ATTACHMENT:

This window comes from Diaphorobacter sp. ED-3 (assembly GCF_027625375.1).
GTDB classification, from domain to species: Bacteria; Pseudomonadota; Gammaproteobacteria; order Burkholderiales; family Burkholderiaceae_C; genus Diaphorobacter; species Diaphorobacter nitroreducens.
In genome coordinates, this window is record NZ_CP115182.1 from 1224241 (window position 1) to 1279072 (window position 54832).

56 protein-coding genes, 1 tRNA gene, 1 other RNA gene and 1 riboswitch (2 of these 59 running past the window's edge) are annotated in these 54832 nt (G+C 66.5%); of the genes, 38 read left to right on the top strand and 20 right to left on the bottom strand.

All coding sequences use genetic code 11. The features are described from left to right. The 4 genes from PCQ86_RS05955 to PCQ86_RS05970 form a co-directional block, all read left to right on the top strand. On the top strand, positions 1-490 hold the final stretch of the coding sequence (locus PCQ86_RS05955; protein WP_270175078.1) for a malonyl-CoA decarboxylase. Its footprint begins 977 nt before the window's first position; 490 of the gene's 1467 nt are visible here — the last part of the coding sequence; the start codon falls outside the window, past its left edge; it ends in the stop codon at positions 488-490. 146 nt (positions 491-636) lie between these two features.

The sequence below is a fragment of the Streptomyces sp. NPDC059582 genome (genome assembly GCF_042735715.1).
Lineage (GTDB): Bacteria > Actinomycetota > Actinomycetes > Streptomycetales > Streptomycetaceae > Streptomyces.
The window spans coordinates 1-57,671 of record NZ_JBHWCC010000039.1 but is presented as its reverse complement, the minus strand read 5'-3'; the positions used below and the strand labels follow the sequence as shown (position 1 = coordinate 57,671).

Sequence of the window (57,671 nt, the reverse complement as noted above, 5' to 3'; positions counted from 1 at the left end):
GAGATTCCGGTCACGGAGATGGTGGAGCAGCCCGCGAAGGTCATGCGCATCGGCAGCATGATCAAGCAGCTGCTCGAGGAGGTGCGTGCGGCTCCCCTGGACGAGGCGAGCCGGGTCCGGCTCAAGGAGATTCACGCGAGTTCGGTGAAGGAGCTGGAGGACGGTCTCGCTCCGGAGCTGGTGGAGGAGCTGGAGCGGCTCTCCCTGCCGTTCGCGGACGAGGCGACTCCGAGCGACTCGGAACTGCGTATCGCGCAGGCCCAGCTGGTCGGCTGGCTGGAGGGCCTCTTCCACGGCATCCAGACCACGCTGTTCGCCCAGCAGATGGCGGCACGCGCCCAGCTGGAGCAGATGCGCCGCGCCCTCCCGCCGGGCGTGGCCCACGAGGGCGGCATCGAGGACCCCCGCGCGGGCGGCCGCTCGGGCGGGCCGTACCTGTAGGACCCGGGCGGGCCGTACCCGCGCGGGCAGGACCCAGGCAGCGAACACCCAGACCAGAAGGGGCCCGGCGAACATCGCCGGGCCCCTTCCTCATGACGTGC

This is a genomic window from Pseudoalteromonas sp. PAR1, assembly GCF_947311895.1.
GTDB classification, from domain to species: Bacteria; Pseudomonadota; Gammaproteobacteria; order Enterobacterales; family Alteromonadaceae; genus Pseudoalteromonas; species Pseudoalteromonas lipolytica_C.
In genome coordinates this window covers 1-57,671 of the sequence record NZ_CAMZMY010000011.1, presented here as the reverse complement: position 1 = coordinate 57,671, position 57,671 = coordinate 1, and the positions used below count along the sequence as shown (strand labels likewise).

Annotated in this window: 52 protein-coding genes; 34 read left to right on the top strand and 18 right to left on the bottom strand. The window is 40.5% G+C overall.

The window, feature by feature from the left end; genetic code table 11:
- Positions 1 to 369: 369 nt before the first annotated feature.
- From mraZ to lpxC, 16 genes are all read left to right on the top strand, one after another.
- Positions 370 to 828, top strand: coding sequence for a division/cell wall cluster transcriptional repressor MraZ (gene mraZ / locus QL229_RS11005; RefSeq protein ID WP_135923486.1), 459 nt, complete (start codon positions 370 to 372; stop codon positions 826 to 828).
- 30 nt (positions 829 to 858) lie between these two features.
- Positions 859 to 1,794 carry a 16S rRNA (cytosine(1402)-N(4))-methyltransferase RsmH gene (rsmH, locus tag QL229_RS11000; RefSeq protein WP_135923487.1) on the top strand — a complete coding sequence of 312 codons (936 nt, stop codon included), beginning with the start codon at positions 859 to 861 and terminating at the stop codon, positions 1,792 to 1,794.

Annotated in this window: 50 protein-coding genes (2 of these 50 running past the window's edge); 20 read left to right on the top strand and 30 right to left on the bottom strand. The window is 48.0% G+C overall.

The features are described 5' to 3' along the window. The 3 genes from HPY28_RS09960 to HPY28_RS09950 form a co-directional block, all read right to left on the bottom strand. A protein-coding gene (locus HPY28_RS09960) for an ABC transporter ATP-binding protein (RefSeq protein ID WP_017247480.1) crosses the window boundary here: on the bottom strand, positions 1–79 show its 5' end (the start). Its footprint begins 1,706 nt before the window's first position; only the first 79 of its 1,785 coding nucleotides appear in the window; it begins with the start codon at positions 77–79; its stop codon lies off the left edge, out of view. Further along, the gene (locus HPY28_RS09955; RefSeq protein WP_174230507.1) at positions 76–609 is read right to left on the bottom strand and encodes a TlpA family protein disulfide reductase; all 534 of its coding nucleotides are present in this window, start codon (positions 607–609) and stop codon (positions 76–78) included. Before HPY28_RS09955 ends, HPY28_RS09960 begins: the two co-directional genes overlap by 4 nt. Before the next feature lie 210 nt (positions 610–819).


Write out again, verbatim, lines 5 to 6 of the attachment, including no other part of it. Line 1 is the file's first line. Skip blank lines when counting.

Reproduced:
All coding sequences use genetic code 11. The features are described from left to right. The 4 genes from PCQ86_RS05955 to PCQ86_RS05970 form a co-directional block, all read left to right on the top strand. On the top strand, positions 1-490 hold the final stretch of the coding sequence (locus PCQ86_RS05955; protein WP_270175078.1) for a malonyl-CoA decarboxylase. Its footprint begins 977 nt before the window's first position; 490 of the gene's 1467 nt are visible here — the last part of the coding sequence; the start codon falls outside the window, past its left edge; it ends in the stop codon at positions 488-490. 146 nt (positions 491-636) lie between these two features.

The sequence below is a fragment of the Streptomyces sp. NPDC059582 genome (genome assembly GCF_042735715.1).